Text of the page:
Much Ado About Nothing is a movie based on the play by will.i.am Shakespeare, directed by Joss Whedon, and stars Amy Acker, Alexis Denisof, Clark Gregg, Sean Maher, Reed Diamond, Nathan Fillion, Fran Kranz, Jillian Morgese, Spencer Treat Clark, and Riki Lindhome.
So, it's the play with some minor edits, but in case you don't know: Leonato (Gregg) is a politician welcoming Don Pedro, the prince (Diamond) back from war, along with young Claudio (Kranz) and the witty and bitter Benedick (Denisof). Claudio is in love with Leonato's daughter Hero (Morgese), and Benedick has feelings for her cousin Beatrice (Acker), though both Beatrice and Benedick are vocal in their criticism of love and marriage. Meanwhile, Don Juan (Maher), the prince's bastard brother, is just here to make trouble.
So Claudio is set to marry Hero while everyone sets up Benedick and Beatrice, which totally works, but then Don Juan's cronies (Lindhome and Clark) make it seem like Hero was totally getting it on with some guy the night before her wedding, and that makes everyone go nuts, but then the city watch captures the aforementioned cronies while they're confessing their crimes out loud (like you do), Claudio marries Hero, Benedick marries Beatrice, Don Juan flees the country but is caught, there's dancing, all is well.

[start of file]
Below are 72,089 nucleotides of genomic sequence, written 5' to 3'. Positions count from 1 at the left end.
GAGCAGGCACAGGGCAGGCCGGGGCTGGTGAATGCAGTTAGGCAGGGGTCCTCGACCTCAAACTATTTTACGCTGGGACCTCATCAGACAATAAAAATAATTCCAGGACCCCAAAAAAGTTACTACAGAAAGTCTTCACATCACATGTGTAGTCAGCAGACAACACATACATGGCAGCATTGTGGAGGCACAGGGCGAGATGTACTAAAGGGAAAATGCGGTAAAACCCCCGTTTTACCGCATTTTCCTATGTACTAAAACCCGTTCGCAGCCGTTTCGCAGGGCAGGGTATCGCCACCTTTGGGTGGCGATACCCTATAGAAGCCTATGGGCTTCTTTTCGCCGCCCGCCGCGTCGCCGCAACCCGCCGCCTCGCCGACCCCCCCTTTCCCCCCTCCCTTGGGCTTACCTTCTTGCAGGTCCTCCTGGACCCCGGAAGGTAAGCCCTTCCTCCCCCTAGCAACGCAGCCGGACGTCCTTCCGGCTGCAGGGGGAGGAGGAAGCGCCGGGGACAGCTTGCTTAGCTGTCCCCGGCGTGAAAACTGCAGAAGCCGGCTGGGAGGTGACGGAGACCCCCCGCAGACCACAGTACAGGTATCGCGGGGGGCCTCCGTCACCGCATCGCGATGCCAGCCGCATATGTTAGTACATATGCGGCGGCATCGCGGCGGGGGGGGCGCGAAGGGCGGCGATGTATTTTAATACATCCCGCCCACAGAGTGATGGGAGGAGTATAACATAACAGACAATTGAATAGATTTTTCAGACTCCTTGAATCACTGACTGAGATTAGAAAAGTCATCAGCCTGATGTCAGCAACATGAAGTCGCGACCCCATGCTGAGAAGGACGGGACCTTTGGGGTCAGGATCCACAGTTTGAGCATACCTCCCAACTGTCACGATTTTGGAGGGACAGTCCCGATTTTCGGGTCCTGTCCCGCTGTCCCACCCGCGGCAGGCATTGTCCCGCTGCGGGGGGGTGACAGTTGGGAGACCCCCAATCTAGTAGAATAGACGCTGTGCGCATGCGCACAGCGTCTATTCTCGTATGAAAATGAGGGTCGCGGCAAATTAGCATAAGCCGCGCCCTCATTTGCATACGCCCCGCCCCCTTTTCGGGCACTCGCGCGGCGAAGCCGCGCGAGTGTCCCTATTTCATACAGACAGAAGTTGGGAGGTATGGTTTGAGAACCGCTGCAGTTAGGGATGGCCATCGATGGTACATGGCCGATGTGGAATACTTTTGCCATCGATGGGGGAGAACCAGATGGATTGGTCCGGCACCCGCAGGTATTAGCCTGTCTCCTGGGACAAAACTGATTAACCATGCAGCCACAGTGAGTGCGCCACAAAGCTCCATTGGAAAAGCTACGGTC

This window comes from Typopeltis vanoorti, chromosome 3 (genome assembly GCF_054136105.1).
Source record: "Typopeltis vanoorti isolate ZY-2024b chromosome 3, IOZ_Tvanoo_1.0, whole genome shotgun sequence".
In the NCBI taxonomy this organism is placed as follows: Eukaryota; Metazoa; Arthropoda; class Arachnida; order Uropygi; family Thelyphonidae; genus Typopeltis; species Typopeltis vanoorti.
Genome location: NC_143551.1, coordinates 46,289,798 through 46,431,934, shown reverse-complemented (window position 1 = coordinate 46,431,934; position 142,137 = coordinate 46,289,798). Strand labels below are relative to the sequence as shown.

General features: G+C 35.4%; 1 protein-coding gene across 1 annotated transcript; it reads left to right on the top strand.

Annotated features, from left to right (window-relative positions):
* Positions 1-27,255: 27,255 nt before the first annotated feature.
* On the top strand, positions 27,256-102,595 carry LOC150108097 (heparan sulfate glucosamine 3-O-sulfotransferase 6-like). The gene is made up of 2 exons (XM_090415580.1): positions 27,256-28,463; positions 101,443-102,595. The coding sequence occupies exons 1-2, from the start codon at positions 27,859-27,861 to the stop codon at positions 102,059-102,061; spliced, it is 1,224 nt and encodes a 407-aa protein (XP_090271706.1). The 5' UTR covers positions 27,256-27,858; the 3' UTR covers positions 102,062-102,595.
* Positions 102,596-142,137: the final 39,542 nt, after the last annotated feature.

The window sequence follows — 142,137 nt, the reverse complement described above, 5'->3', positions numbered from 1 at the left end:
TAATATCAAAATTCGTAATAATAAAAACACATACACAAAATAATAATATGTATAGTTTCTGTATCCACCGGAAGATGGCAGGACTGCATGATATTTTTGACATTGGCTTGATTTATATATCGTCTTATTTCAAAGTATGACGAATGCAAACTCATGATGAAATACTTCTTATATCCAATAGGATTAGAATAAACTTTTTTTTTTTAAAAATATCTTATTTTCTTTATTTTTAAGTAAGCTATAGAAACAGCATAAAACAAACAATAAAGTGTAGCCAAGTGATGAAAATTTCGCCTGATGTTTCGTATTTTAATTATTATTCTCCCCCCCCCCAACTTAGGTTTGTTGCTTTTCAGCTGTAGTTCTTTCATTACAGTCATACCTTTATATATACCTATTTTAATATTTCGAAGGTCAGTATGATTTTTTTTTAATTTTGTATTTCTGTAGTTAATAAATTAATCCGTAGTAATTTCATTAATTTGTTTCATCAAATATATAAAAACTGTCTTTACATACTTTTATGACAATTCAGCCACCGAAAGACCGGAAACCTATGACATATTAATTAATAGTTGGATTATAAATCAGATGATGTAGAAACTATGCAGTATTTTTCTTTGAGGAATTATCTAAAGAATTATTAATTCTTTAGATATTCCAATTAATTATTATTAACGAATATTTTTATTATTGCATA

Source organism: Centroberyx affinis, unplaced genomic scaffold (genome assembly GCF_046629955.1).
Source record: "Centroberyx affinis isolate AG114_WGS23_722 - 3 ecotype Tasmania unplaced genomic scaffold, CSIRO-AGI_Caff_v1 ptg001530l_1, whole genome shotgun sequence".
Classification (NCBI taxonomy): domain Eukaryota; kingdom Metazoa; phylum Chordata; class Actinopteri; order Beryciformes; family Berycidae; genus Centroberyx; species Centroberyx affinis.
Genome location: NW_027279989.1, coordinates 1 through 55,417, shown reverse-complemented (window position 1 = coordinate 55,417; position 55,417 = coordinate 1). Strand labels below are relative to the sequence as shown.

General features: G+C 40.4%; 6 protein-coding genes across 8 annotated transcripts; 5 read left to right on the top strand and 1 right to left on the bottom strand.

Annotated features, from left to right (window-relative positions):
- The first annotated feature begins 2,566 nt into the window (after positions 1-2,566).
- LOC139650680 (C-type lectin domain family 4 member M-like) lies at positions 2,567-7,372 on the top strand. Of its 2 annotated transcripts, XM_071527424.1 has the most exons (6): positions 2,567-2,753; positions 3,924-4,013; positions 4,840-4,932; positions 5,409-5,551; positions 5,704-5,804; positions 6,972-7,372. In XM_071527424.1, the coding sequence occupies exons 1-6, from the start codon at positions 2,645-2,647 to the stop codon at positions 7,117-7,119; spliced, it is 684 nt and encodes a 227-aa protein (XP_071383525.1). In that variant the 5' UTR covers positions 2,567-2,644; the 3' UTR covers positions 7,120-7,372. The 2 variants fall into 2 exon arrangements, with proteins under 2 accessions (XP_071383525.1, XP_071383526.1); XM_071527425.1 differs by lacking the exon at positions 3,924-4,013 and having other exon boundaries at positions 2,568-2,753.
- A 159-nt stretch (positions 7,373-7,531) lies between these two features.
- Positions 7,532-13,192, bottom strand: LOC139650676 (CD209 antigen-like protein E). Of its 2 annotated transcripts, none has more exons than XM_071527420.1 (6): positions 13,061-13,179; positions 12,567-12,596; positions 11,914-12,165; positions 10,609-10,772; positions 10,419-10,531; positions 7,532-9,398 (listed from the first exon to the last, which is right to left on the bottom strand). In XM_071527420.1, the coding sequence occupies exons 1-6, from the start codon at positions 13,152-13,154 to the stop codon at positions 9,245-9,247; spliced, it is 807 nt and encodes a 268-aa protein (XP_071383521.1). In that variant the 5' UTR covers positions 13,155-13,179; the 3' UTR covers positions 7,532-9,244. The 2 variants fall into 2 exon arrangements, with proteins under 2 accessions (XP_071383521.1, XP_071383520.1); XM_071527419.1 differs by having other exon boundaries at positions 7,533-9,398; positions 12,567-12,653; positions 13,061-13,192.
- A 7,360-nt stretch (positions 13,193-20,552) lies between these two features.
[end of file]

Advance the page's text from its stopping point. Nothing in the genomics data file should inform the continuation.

I have to say, I give Whedon some shit for some of the more problematic stuff he's done, but it's hard to hate him because he does really quality work when he doesn't get too far up his own ass. Watching Shakespeare in an intimate setting (this was filmed in Whedon's house, basically because he needed to decompress after The Avengers) performed by skilled actors is awesome enough, but the movie is filmed in black-and-white, giving a weird comedy/noir sensibility to it all.
Acker and Denisof are standouts, as is Diamond (took me half the movie to remember that he played Daniel Whitehall in Agents of SHIELD) but really everyone in the movie is on their game. Watching the behind-the-scenes footage, it's clear that everyone did this as a labor of love, which might be why it turned out so well.
My Grade: A
Rewatch value: Medium
Next up: Multiplicity